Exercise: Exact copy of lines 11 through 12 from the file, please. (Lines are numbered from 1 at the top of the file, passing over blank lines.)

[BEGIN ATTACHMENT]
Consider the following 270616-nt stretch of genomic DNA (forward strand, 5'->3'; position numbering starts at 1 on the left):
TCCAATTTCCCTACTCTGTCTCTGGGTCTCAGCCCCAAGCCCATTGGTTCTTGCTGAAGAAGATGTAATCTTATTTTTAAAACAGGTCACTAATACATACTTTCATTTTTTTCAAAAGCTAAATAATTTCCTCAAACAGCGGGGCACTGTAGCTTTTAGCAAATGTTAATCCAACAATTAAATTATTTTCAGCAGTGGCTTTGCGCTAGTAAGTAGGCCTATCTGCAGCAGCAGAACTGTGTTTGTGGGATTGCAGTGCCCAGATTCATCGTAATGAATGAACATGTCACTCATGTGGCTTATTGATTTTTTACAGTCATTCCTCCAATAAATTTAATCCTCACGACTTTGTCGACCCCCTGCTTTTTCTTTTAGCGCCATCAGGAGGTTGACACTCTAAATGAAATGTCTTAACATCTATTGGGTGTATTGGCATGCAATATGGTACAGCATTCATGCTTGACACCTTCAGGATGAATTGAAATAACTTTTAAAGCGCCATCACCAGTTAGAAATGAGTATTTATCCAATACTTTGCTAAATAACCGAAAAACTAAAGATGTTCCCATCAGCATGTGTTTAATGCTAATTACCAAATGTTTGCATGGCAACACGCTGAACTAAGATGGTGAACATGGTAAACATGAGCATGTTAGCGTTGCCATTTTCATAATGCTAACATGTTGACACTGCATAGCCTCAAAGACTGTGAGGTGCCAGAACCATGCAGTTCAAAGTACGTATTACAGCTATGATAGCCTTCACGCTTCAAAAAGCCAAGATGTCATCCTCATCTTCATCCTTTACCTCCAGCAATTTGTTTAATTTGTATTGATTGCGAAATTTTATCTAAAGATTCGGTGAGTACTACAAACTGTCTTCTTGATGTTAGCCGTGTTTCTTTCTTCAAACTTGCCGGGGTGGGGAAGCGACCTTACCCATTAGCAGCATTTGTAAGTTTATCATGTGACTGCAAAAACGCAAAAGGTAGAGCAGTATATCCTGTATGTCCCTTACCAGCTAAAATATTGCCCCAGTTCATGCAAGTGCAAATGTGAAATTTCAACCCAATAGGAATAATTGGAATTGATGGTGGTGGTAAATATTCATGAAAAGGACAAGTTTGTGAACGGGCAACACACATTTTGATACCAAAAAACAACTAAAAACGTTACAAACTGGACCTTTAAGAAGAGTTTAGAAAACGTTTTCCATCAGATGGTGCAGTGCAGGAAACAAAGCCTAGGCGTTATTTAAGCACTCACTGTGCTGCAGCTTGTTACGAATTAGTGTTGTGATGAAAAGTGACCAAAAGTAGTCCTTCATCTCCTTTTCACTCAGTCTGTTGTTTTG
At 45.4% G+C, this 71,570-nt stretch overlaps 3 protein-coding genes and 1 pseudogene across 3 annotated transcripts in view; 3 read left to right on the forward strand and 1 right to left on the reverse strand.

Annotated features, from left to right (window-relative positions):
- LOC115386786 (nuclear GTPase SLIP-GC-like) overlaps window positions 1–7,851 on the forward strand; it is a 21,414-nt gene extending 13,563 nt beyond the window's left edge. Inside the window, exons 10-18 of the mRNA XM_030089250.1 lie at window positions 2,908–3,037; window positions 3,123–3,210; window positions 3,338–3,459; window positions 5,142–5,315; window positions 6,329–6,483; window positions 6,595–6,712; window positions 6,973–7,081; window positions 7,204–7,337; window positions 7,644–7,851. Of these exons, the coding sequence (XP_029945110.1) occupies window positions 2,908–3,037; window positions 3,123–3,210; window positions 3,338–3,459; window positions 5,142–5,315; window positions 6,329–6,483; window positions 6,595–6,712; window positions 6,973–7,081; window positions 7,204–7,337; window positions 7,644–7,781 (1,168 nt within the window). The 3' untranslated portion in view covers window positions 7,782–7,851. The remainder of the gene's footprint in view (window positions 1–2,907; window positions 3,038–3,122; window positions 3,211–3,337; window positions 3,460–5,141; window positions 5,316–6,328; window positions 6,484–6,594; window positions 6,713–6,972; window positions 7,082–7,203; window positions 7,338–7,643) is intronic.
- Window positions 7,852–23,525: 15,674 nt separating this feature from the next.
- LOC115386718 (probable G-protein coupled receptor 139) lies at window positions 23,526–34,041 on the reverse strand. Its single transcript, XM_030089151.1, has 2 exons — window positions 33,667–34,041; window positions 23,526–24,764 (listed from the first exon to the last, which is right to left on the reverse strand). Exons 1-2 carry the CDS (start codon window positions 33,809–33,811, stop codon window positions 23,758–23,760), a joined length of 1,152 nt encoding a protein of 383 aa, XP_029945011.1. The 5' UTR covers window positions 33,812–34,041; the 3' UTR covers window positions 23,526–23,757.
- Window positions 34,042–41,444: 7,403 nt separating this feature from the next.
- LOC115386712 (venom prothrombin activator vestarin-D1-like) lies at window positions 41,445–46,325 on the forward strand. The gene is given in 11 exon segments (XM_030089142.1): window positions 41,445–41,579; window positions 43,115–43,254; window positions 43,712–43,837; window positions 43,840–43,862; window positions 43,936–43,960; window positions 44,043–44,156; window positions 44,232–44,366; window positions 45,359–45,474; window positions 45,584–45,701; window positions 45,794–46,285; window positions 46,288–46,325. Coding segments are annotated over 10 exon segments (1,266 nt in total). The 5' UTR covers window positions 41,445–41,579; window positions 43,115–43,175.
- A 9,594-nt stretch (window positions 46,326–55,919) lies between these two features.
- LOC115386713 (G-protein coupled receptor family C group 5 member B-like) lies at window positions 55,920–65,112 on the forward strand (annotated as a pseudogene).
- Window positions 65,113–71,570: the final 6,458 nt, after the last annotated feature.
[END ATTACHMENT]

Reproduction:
- LOC115386713 (G-protein coupled receptor family C group 5 member B-like) lies at window positions 55,920–65,112 on the forward strand (annotated as a pseudogene).
- Window positions 65,113–71,570: the final 6,458 nt, after the last annotated feature.